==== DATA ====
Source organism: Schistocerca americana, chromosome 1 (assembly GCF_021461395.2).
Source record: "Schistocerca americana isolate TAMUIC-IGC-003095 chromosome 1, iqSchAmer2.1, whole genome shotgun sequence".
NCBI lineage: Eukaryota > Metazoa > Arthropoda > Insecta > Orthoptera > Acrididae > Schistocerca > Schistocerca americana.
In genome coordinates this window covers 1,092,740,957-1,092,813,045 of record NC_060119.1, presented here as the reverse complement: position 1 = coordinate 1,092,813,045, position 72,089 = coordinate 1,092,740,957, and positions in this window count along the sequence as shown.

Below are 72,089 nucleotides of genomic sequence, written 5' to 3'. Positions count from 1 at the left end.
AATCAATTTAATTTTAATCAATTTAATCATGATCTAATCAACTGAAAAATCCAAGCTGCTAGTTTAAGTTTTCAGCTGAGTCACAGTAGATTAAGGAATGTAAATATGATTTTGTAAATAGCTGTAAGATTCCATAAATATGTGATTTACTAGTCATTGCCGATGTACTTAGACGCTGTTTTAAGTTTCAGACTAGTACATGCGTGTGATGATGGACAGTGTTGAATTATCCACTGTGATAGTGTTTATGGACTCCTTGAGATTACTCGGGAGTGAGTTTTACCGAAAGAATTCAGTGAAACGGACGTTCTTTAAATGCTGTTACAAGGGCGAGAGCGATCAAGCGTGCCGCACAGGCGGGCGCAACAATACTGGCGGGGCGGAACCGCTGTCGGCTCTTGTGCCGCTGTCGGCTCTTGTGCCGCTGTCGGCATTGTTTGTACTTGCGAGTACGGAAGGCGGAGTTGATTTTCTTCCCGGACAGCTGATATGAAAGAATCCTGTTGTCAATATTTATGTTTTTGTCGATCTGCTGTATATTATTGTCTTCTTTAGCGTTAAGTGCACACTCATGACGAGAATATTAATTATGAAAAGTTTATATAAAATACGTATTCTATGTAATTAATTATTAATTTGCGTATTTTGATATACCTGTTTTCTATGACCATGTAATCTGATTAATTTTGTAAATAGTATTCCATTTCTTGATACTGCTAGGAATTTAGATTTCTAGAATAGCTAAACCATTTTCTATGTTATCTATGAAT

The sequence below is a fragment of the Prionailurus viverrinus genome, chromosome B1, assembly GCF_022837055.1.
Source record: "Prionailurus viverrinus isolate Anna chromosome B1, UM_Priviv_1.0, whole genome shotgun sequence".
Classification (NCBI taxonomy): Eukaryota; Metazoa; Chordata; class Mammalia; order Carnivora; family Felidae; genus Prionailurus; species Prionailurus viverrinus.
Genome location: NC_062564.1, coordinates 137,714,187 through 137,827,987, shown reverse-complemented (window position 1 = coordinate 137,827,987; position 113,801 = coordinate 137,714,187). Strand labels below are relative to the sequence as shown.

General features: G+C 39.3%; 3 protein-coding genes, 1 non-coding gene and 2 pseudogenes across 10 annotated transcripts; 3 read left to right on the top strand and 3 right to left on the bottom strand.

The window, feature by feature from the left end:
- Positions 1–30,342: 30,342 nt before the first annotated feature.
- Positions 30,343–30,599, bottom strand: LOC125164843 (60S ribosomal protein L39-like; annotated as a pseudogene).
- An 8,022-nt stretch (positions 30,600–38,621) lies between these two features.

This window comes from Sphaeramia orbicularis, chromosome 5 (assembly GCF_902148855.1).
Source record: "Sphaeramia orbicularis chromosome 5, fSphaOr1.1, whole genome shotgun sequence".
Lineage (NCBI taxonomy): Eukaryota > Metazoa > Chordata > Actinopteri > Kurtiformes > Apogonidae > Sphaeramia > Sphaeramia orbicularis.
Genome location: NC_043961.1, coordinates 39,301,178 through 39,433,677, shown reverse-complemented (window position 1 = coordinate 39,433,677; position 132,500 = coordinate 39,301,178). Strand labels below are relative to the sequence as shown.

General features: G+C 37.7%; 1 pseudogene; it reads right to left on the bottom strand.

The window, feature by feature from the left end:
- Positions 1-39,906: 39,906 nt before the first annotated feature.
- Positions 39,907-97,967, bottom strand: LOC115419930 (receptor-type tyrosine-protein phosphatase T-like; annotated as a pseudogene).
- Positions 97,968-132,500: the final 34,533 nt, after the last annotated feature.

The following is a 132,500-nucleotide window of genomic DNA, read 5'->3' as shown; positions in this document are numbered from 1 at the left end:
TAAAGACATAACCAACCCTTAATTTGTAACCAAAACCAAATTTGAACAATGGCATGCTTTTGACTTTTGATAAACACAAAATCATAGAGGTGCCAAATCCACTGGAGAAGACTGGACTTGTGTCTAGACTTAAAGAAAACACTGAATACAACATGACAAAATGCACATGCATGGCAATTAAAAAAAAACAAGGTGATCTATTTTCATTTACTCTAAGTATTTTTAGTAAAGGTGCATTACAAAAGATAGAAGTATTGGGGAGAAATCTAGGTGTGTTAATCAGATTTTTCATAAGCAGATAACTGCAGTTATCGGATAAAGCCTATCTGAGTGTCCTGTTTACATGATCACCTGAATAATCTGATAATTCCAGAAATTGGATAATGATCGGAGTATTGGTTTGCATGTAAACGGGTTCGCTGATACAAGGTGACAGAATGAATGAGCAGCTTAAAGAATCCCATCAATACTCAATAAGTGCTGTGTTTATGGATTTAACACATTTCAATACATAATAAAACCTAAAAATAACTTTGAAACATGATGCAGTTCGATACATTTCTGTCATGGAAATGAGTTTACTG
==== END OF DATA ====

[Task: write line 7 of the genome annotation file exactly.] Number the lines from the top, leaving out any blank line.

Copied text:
The sequence below is a fragment of the Prionailurus viverrinus genome, chromosome B1, assembly GCF_022837055.1.